Nancy Baym rethinks the music industry

Fans and players
By WAYNE MARSHALL  |  April 21, 2011

Backtalk main
Fans engage in unpaid labor for social reasons rather than economic ones. 

In the wake of the recording industry's crash, a cottage industry has sprung up around rethinking the commercial future of music. Amid snake-oil salesmen and pundits for hire, media scholar Nancy Baym, associate professor of Communication Studies at the University of Kansas, has gained a refreshingly grounded perspective by actually talking to working musicians. Baym will discuss some of the novel approaches she's come across with executives, lawyers, and entrepreneurs at the Rethink Music conference, April 25-27 at Hynes Convention Center. But for those who can't attend, I connected with her via email in order to get some free advice for all.


According to the title of a recent paper you wrote, your current research deals with "Rethinking the Music Industry," a project that's clearly at the heart of the Rethink Music event. Which players in the music industry have the most rethinking to do?
All of them! But most especially those who have relied on controlling distribution as their funding mechanism — which means the labels, publishers and distributors.

The panel you're speaking on bears an alluring title: "DIY and ancillary revenue streams — creating a middle class of artists." Does this imply that there are upper- and underclasses too? Is there a class war underway? Should there be?
Certainly there are upper and underclasses. The upper are the rare stars, and the unders are busking, living hand to mouth, and just scraping by. There are certainly conflicts between what benefits the established wealthy musicians and what benefits the lesser known and lesser heard, as studies of the impact of file sharing have shown — it hurts if you're U2, it helps if you're less known. I never advocate any kind of war, but I would like to see the stars be less influential and the everyday musicians having more of a voice in policy regarding intellectual property, sharing, and all these other contentious issues.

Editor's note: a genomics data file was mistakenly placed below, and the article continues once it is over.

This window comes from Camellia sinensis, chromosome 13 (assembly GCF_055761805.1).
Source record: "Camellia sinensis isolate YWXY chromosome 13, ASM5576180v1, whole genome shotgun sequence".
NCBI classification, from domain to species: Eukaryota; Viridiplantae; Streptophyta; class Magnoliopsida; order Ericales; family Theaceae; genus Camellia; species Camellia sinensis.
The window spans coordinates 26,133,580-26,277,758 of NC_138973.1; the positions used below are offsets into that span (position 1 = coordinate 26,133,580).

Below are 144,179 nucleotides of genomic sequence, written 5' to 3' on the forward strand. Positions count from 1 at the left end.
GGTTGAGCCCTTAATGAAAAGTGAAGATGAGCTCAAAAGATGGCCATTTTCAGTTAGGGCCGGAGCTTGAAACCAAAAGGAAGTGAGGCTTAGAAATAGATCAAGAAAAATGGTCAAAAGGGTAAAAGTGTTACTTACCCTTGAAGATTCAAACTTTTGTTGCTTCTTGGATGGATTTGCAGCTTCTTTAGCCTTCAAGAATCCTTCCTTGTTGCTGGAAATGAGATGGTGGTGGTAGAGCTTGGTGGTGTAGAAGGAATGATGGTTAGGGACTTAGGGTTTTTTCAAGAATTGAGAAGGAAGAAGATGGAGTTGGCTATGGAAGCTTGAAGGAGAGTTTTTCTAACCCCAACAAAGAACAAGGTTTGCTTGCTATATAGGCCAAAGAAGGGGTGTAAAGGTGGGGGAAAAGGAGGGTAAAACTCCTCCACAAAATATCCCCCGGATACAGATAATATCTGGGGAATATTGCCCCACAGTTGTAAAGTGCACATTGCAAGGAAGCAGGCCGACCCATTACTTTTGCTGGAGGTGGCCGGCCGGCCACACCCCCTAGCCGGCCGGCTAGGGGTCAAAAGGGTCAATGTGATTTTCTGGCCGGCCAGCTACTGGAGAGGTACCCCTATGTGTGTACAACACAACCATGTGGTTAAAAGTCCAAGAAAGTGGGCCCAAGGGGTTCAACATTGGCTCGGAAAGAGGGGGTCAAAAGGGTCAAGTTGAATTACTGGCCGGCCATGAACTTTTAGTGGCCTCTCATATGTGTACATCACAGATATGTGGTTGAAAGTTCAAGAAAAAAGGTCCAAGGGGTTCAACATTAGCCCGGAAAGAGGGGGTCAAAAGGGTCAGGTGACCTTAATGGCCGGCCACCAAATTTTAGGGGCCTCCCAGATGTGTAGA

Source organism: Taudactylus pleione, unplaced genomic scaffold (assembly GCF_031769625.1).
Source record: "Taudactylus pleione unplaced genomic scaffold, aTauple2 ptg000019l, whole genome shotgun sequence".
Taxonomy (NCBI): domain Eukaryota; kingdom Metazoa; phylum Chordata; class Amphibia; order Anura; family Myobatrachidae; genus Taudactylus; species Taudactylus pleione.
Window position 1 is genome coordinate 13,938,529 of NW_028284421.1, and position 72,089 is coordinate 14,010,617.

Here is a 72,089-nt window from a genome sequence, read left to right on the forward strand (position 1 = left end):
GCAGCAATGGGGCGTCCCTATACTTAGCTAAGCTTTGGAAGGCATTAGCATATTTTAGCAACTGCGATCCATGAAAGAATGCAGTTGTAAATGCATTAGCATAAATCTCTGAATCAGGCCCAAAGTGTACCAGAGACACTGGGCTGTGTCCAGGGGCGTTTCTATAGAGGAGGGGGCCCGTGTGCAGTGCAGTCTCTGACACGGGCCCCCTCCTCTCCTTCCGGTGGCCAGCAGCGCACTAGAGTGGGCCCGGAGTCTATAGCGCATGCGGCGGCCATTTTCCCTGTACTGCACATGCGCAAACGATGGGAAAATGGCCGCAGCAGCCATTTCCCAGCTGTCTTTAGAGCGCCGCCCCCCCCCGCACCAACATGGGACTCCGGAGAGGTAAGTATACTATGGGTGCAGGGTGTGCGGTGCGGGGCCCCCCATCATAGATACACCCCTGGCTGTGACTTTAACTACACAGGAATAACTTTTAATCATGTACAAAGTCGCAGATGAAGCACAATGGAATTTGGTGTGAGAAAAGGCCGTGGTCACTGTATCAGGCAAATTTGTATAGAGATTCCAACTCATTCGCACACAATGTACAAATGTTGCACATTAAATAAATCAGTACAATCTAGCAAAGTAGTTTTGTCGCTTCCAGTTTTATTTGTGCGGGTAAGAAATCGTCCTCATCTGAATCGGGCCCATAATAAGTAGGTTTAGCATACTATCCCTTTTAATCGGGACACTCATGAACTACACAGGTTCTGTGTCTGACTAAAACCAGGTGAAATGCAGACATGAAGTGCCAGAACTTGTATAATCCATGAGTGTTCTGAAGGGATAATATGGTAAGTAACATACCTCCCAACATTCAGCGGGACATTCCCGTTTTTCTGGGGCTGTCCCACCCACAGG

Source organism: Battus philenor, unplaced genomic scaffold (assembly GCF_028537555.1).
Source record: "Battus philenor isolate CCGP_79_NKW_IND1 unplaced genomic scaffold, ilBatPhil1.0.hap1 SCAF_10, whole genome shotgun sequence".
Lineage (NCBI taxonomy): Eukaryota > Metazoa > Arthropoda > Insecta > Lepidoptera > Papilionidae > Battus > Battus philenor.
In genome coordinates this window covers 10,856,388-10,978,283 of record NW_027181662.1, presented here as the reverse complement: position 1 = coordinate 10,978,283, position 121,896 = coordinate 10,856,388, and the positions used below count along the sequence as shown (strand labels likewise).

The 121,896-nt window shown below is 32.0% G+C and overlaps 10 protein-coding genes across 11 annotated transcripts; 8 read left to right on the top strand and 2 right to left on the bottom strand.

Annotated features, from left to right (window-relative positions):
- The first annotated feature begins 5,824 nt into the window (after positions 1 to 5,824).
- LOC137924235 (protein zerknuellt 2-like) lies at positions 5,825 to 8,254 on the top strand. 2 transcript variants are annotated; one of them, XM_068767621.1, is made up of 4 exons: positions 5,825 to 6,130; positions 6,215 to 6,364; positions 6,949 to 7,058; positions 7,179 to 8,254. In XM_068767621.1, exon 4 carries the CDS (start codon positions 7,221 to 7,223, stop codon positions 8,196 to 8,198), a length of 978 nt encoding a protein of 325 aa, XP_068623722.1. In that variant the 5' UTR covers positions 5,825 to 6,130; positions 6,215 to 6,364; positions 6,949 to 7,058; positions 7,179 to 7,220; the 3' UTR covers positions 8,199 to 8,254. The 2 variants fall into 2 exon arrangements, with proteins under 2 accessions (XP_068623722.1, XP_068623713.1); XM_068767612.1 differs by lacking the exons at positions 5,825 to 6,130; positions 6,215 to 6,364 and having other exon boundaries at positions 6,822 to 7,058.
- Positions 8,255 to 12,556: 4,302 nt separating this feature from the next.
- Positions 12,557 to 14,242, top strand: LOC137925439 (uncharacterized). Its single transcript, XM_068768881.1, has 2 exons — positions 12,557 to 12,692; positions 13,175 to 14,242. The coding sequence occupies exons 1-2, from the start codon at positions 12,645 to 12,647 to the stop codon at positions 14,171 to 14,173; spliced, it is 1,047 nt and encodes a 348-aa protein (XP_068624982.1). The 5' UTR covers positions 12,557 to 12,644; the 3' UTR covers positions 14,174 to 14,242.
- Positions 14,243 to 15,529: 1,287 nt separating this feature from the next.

How do we define something like "success" in today's music industry? As far as artists and audiences are concerned, does the trend toward disintermediation — removing the middlemen — offer a better path to success?
Well that's a huge issue, and success has often been defined monetarily. The musicians I talk to think of success as being able to earn a living making music — again this gets us back to the issue of a "middle class." Success isn't about having a huge hit and getting rich or becoming a rock star, it's about building a sustainable career that allows musicians to focus on their music and have a nice home and support children and have health care and live a comfortable if not indulgent life committed to music.

Removing the middlemen may offer a pathway in that it allows for closer bonds between musicians and audience, as well as potentially amongst members of the audience. More than ever, musicians need communities of fans that are committed to identifying as fans and to being connected with other fans, that's where the income is going to be after the one song that gets on the radio is old news.

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